When Talking Ends – Psychogenic Amnesia and the Brain
For many years “dissociated” from neuroscientific arena, dissociative (psychogenic) amnesia – a condition usually characterized by severe retrograde memory impairment in the absence of brain damage as detected by conventional structural imaging techniques – has recently received increased attention in neuroscientific and interdisciplinary talks. Across various cultures, dissociative amnesia is nowadays recognized to occur in relationship to psychological trauma or stress. Dissociative amnesia can lead to significant and at times chronic impairments of the autonoetic consciousness, self, social functioning, and mental time travel, trapping a potentially linguistically sophisticated person in a so-called noetic existence. The exact mechanisms through which psychological stress affects mnemonic processing in dissociative amnesia are not fully elucidated, but studies emphasize the role of gene-environment interplays during windows of vulnerability in mediating the impact of stressful events on brain structures, which are crucial for memory processing. We and other research groups have investigated patients with dissociative (psychogenic) amnesia by extensive neuropsychological testing as well as functional and occasionally newer structural brain imaging techniques. In a relatively large sample of patients with this condition we evidenced hypometabolism during resting state in the right temporo-frontal region, with a decrease in the infero-lateral prefrontal cortex. In our opinion, this finding reflects the stress-mediated impairment of the episodic-autobiographical memory retrieval. It is congruent with our idea that dissociative (psychogenic) amnesia results from a stress-mediated disruption of the normal “talking” (connectivity) between brain structures of the memory network, in particular due to a desynchronization during retrieval between processing of affect-laden events (assumed to preferentially engage the right hemisphere) and fact-processing (assumed to engage the left hemisphere).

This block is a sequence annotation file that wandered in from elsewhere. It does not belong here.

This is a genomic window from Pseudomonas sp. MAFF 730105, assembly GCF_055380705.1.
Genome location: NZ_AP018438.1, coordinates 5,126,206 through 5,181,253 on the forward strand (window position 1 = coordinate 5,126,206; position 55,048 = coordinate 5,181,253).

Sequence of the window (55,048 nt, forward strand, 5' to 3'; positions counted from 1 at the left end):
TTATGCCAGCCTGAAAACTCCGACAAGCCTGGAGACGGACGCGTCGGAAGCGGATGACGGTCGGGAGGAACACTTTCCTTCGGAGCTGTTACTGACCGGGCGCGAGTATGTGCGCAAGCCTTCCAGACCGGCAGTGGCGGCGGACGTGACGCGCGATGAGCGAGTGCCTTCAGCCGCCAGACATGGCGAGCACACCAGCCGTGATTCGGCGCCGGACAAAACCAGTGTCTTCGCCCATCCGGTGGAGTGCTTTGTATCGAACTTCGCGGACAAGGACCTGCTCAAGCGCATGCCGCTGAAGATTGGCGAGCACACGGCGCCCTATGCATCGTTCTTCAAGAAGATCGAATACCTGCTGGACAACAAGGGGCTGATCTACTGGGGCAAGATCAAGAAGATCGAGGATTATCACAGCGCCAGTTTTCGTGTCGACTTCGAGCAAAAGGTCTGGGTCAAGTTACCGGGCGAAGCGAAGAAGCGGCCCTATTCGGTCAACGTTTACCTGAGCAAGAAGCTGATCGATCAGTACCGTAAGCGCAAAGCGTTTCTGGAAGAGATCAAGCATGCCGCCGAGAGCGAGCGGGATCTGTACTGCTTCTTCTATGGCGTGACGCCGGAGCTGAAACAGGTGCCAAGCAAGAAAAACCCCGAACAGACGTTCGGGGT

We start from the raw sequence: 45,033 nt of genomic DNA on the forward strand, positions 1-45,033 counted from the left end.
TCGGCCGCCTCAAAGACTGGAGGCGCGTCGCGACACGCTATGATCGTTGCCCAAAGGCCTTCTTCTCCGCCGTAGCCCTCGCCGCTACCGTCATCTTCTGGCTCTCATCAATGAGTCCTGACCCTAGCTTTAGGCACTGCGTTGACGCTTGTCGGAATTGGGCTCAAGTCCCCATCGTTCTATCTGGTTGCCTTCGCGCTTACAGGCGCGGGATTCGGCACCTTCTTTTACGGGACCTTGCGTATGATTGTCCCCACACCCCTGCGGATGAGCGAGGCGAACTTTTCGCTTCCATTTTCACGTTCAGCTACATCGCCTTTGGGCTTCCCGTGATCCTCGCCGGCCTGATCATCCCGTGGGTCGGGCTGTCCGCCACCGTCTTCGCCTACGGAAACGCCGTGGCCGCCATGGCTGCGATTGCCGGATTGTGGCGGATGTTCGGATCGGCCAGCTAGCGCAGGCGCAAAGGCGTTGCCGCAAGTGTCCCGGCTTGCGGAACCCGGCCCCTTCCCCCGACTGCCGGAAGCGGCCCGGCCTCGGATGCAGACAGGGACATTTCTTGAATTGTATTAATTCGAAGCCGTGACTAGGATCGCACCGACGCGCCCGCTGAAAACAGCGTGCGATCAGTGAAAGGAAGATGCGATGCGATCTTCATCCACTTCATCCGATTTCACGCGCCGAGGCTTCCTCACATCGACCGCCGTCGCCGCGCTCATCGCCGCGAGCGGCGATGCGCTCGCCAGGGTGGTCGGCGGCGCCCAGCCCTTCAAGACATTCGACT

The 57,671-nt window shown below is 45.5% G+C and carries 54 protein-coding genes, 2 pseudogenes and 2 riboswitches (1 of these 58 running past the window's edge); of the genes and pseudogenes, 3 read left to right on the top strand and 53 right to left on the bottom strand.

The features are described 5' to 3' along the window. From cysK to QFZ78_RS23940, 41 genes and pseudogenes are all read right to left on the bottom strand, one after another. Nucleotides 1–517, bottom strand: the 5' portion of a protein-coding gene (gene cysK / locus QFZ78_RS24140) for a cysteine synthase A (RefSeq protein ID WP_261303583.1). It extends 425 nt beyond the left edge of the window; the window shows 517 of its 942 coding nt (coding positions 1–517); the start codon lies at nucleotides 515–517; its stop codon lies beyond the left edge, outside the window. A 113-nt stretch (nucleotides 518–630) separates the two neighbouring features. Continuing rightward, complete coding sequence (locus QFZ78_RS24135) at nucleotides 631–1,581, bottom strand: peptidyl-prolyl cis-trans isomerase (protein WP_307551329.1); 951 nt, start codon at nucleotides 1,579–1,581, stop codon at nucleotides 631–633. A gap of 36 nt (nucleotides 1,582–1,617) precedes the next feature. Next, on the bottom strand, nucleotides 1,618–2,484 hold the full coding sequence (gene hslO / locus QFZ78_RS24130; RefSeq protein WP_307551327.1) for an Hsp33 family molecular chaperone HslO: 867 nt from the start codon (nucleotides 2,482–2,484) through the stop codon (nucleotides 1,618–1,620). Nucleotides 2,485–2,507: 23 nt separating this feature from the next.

Angelica Staniloiu obtained her medical degree in 1992 from the University of Medicine and Pharmacy Carol Davila, Bucharest. After receiving her training in psychiatry at Boston University Medical Center and at the University of Toronto’s psychiatric residency program, she completed a clinical fellowship in psychopharmacology and cognitive-behavioral therapy in mood disorders at the University of Toronto (2002–2003). She is board certified in psychiatry by the Royal College for Physicians and Surgeons of Canada and the American Board for Psychiatry and Neurology. Between 2003 and 2008 she was a staff psychiatrist in the Mood and Anxiety Disorders Clinic at the Centre for Addiction and Mental Health, Toronto and a lecturer in the Department of Psychiatry at the University of Toronto. Since November 2008, she has been working as a research associate and lecturer in the Department of Physiological Psychology at the University of Bielefeld. Her research interests are functional amnesias, affective disorders, cultural neuroscience, epigenetics, and the neurobiological underpinnings of violent behavior.